Loss of Enjoyment, or Loss of Hearing?
Sep 5, 2013 at 11:35 AM Post #16 of 19

Phalangees

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  Dunno, believe what you want to, but I don't think digital EQ will make music less transparent...

 
  I believe that it's possible, but I have no idea if it does or not. I usually use a flat EQ with headphones, but I definitely do a custom EQ for all my speakers.

 
My point isn't one of transparency, it's just that the original PCM bit stream is changed. The 0's and 1's that are on the CD and manipulated by a digital equalizer. For better or for worse is up to the individual listener. It's just been my impression from lurking here that Head-Fi doesn't like losing bits, so I tried to follow suit. Ultimately, I enjoy using an EQ, so I've started using one again. It sounds better to me, so I'm going to do it.
smily_headphones1.gif

 
Sep 6, 2013 at 11:21 AM Post #17 of 19

p a t r i c k

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  I then obtained my first "nice" earphones, the Shure E2Cs. It was an incredible experience unlike any, and I will never forget it. It was like adding an entire new dimension to the music I had already grown to love. It's cliche, but I got to hear all of my music "for the first time" again! It was fantastic.
 
Since then, I've been trying to recreate that moment, with no success. The amount I spend on hifi equipment (HE-400, Schiit Magni/Modi, etc.) continues to rise, and yet I can't seem to hit that nirvana I experienced with the first listen through those now-defunct E2Cs.

 
I think that a big part of what you are experiencing is simply that Hi Fi is not really about listening to music. It is a consumerist exercise. The way it works is the Hi Fi industry and its advocates (mostly so-called "reviewers") convince you that you will only be happy if you buy more of the expensive equipment. However once you actually have the new equipment the work begins to get you to buy even more expensive equipment to replace that.
 
All of this consumerist activity is a huge distraction from actually listening to music. The consumerist thing is based on anxiety, that what you have is not good enough. It is very destructive to the enjoyment of music.
 
I am not above this myself. I have a range of headphones, more than I need, for example.
 
The cure is to try to avoid the publications of the Hi Fi industry. Also keep away from blogs etc. Get into online discussions about music, not equipment. Here at Head-Fi this music forum is the best one. So come here and avoid the others. Really avoid the Hi Fi "upgrade" thing where you buy a new "upgrade" every few months. This is a killer to actually listening to and enjoying music.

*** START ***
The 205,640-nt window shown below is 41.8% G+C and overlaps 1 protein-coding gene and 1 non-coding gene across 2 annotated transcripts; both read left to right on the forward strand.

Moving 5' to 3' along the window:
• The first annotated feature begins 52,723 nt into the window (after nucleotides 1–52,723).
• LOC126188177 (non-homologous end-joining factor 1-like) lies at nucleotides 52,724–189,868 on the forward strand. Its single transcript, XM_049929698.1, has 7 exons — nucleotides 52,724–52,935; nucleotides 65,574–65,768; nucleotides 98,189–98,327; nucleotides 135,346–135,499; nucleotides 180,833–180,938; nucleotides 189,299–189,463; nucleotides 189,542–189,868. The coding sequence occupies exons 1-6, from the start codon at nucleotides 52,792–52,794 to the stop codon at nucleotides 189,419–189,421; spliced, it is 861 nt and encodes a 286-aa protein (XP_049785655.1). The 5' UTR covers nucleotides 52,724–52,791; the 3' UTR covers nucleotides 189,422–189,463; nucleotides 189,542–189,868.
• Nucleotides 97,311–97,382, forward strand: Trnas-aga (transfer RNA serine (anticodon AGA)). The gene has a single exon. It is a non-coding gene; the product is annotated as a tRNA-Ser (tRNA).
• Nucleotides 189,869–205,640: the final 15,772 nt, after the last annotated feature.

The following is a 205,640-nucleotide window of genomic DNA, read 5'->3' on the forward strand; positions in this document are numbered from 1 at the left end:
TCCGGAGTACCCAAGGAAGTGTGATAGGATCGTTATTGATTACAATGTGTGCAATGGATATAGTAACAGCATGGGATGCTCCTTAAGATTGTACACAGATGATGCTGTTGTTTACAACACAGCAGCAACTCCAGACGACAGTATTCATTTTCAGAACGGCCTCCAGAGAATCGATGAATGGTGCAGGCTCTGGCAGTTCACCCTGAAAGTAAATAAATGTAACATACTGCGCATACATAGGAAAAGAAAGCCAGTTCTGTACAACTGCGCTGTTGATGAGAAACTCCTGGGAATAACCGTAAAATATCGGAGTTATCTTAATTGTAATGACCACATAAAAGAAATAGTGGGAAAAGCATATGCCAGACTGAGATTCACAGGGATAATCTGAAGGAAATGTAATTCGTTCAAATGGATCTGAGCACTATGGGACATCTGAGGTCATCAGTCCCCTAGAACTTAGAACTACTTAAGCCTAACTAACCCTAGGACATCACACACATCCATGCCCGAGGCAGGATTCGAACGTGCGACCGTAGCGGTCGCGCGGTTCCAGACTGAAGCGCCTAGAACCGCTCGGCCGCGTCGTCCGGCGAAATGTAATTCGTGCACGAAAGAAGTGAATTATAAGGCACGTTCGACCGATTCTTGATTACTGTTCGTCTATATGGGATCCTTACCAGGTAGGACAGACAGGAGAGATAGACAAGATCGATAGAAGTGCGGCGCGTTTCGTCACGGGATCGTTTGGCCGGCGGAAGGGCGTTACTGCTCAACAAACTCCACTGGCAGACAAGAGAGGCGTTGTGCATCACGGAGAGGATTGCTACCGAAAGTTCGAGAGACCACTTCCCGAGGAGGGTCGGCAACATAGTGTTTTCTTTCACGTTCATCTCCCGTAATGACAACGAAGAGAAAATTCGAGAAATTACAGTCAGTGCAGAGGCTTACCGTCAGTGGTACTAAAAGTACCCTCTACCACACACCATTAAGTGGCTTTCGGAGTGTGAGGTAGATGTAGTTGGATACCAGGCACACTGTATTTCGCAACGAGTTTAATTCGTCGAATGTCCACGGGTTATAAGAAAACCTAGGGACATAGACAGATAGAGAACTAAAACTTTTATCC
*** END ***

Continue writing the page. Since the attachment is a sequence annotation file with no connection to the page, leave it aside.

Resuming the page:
Sep 6, 2013 at 12:55 PM Post #18 of 19

Skooter

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@nipenthe-

I didn't find your story depressing but in some ways a nice story of battling life and succeeding.

Ian had some great advice - the exciting part of listening to music is exploring and discovering. Don't confuse that with other factors like equipment, substances, hearing range, etc.

There are major hurdles to getting source material and hi-fi equipment to sound great. Most systems just sounds terrible. I have has the opportunity to hear some of the more expensive equipment whilst traveling around world and virtually all of it sounds lousy, flat, boring, fake, uninspiring. . . Head fi is the same.

Get a nice 70s fm tuner and roof antenna; get it aligned and serviced by a good tech. They sound like magic, are cheap and are a great way of exploring new music.

Of course there were a lot more FM stations and record companies had huge budgets to release so much music when you were younger. But there are still some talented musicians and releases these days in most genres.

Summary - Get off the equipment treadmill, test some simple equipment at a dealer that sounds fun on your music and enjoy.
 
Sep 11, 2014 at 1:22 AM Post #19 of 19

iAmCodeMonkey

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"I think that a big part of what you are experiencing is simply that Hi Fi is not really about listening to music. It is a consumerist exercise. The way it works is the Hi Fi industry and its advocates (mostly so-called "reviewers") convince you that you will only be happy if you buy more of the expensive equipment. However once you actually have the new equipment the work begins to get you to buy even more expensive equipment to replace that."
 
Agreed. I have to say, the people who are replacing their gear every five months, rather than every five years, have more money than sense. Case in point:
 
I own a September 2014 issue of The Absolute Sound, and in this mag I have seen a set of floorstanding loudspeakers that retail for $97,500. For JUST the speakers. No, I am not joking. And as always, they are called the best thing since sliced bread that make music sound more real than ever. Go out and see a live concert for less money! I also saw a $16,000 DAC. No digital-to-analog-converter is worth that much. How much "fidelity" do these people need?!
 
LOL :D
 

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